Full prompt here.
Wow, everybody! We’re already a whole week into Na/GloPoWriMo 2022! If you’ve kept up with writing a poem a day so far, pat yourself on the back. And if you have fallen behind, no worries – there’s plenty of time to catch up.
Our featured participant for the day is Words with Ruth, where you’ll find not one, but two, poems inspired by Day Six’s acrostic-variation prompt.
Today’s featured online journal is Thrush. Each issue is fairly short, giving you plenty of opportunity to savor the poems. I’ll point you to Tennessee Hill’s “WE BUY BROKEN GOLD” and Chisom Okafor’s “hymn to the bowstring.”
I’d like to challenge you to write a poem that argues against, or somehow questions, a proverb or saying.
It is a great feeling to know you have managed a whole week of NaPo – but as Maureen says, don’t worry if you have fallen behind. Just keep going from here.
I started with the featured poems, I read them earlier today on the phone but have come back to revisit them this evening. I love how permission was granted to write bad poems, this isn’t just NaPo this is all writing. It is very rare any of us produce anything much of worth in a first (or 2nd) draft and sometimes you write something you know you won’t even attempt to polish. But all that rubbish writing is still writing and it will bring you to the feet of something spectacular one day!
Plus remember poetry is subjective. A really terrible poem will be described that way by all who read it but sometimes one man’s rubbish is another man’s gold. What you think is the weaker poem others may admire for something in it they find.
Ask 100 poets and they will tell you of several times when the weakest poem (in their opinion) of a submission is the one the editor offered to publish.
NaPoWriMo is not about concerning yourself with this worry at all. It is freedom, escape. It is writing with abandon. It is throwing letters up in the air and finding some land in the right order.
Don’t be precious – just have fun!
Mind The Gap
I love the playful quality of this poem and as if delighting in the first half wasn’t enough…
Gap where monsters lurk
Between this world and that
The gap of most dangerous danger
then comes the punch…
did I say swords?
Platform announcements distract me.
Personal, collective, familial, societal
Belongings are an illusion.
I am tempted to use the last 2 lines as well – but don’t want to spoil the read for you. These 2 poems are so short – you have time to read them in full, I guarantee!
I also loved the fact that train/platform announcements are the core starting point. These 2 poems remind me of London without even mentioning the city!
Next I explored Thrush, today’s online journal. I love discovering how/why journals got the name:
Thrushes are a species of bird, the songs of some considered to be among the most beautiful in the world. © Thrush
I read the suggested poems again. We Buy Broken Gold by Tennessee Hill, there are some striking lines and hard hitting manoeuvres in this one:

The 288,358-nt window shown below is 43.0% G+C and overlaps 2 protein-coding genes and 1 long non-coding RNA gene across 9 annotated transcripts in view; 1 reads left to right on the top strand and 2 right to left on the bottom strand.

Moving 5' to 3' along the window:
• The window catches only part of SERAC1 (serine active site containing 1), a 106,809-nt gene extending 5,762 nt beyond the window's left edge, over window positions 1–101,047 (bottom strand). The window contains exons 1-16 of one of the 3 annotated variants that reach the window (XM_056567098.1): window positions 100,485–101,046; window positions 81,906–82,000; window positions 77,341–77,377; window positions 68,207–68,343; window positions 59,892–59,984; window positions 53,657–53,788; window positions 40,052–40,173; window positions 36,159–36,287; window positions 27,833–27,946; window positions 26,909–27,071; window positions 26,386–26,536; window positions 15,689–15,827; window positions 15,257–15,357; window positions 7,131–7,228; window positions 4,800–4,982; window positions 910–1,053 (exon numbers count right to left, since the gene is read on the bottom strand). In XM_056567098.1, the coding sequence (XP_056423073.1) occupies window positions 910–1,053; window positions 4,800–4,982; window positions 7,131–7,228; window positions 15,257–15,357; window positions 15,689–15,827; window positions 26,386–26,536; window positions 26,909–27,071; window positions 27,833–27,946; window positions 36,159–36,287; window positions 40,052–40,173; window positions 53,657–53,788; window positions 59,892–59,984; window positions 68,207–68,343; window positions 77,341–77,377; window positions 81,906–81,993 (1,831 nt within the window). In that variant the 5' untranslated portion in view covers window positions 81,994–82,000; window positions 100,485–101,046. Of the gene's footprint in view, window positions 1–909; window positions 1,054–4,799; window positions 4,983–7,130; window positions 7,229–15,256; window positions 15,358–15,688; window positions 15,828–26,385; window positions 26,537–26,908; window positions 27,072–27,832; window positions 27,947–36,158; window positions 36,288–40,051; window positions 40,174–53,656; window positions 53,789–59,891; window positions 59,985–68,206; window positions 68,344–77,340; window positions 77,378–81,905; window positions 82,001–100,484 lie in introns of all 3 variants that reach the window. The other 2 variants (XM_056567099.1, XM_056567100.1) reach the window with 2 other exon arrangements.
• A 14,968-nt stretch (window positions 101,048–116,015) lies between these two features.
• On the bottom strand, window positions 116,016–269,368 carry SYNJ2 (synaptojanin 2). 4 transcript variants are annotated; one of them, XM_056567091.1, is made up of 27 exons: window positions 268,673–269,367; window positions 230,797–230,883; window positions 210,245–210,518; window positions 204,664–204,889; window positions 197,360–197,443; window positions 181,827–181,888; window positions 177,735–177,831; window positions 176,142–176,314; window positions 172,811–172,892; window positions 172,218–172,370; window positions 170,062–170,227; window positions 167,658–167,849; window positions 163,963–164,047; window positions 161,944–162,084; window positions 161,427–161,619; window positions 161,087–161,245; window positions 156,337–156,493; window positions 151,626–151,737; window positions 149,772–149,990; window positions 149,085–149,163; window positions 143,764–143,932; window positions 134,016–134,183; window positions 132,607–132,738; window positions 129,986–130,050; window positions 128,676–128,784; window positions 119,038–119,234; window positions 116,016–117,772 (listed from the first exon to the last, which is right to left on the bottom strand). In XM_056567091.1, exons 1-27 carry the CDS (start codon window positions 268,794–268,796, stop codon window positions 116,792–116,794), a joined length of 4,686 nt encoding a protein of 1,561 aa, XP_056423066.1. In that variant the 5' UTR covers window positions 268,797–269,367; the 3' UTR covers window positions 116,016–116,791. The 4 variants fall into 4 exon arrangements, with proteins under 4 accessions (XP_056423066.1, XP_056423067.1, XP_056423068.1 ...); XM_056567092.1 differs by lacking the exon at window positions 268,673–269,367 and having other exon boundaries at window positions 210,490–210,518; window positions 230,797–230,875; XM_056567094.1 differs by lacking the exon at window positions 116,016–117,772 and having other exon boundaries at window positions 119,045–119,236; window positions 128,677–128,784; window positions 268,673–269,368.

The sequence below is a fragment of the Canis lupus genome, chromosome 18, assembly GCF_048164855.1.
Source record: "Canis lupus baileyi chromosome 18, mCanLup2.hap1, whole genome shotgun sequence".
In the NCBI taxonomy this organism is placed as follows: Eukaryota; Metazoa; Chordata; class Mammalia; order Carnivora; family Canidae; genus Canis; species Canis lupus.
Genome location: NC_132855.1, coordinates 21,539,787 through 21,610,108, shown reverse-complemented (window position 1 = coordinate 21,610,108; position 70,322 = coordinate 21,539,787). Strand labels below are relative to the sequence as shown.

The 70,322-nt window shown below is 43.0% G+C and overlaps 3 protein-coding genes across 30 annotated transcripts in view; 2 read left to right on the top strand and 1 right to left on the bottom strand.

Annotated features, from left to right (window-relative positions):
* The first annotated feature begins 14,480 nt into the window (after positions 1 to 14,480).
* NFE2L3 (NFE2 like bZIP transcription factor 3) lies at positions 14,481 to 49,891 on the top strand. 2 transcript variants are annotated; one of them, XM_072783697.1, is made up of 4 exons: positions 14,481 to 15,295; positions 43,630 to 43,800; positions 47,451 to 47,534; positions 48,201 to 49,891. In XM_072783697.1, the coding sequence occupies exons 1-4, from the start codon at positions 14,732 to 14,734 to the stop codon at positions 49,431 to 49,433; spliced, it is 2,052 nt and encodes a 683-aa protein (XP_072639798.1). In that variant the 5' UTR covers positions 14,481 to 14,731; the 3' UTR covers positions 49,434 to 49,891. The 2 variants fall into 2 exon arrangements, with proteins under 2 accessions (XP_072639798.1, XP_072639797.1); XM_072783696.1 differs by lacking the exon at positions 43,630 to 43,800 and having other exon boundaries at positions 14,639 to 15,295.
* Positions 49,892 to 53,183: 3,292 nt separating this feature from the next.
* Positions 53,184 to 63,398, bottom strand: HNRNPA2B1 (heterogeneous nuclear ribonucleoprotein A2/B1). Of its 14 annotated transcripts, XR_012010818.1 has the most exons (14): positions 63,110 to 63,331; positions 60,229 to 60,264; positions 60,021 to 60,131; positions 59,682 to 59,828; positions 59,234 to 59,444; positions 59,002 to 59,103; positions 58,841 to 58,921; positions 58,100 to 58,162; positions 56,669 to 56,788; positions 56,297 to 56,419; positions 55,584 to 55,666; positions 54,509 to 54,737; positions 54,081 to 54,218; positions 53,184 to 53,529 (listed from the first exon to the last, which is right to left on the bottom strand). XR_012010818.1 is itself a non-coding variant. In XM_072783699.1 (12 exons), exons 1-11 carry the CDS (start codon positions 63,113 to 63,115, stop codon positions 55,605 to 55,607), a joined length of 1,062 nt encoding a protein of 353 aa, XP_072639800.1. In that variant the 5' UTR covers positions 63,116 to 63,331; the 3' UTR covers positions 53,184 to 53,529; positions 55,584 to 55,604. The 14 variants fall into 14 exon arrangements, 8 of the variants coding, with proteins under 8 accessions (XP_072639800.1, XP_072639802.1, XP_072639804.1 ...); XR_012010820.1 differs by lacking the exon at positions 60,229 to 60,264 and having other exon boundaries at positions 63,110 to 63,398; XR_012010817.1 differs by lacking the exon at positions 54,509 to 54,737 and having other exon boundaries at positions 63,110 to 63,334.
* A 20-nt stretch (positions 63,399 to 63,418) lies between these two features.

For fluidity’s sake I imagine
it’s also the shop where my aunt sold
her mother’s diamonds,
the unexpected guns and faked robbery… I have heard the term bar-fly (read it in the novel I finished last night – Shotgun Lovesongs by Nickolas Butler), but the play on the term here shop-fly and those places familiar to us but not well known. I enjoyed the voice of this poem.
When I think to make excuses for myself, I’m reminded
of just how unflattering it can be to know yourself
Next I read hymn to the bowstring by Chisom Okafor.
I sat with the beautiful epigraph for some time…
“given affliction, the body will find a way;
the body will turn itself to music.”
─ Joseph Fasano
I admire the use of white space and the pace of unfolding.
for this floral survival phenomenon
wherein a cycle has to end for another to commence
this body to love in the gratifying way of sideways rain that levitates
with the monsoon at daybreak
I didn’t notice the lack of capitalisation or punctuation as I read. The measured lines and those which brilliantly packaged the concepts – the poem stops you in your tracks time and time again.
I will come back to this magazine and read more poems when I’m not trying to write so many!
I love proverbs – at some point as a teen poet (old term for young writer), I wrote my own book of proverbs. That’s long gone though so my first action was to choose a proverb to question.
I simply chose ‘You snooze, you lose’ – an English Proverb, not as poetic or metaphorically imaginative as some and had I more time or felt more awake I would seek out proverbs from other countries. However, this is the tail-end of an extremely long and hard day – so I am going to ironically write about the benefits of sleep as I keep my eyes open with matchsticks!
It is quite amazing how playing with the words on the page change the entire feeling of a poem. I wasn’t that happy with my literal translation as a poem, but clip all the lines short and something magical happened. The closing stanza is about sleep creating balance and the editing of that section visually is a perfect neat block whilst all the other short stanzas straddle lines like loose threads… I enjoyed the effect.
day lit hours,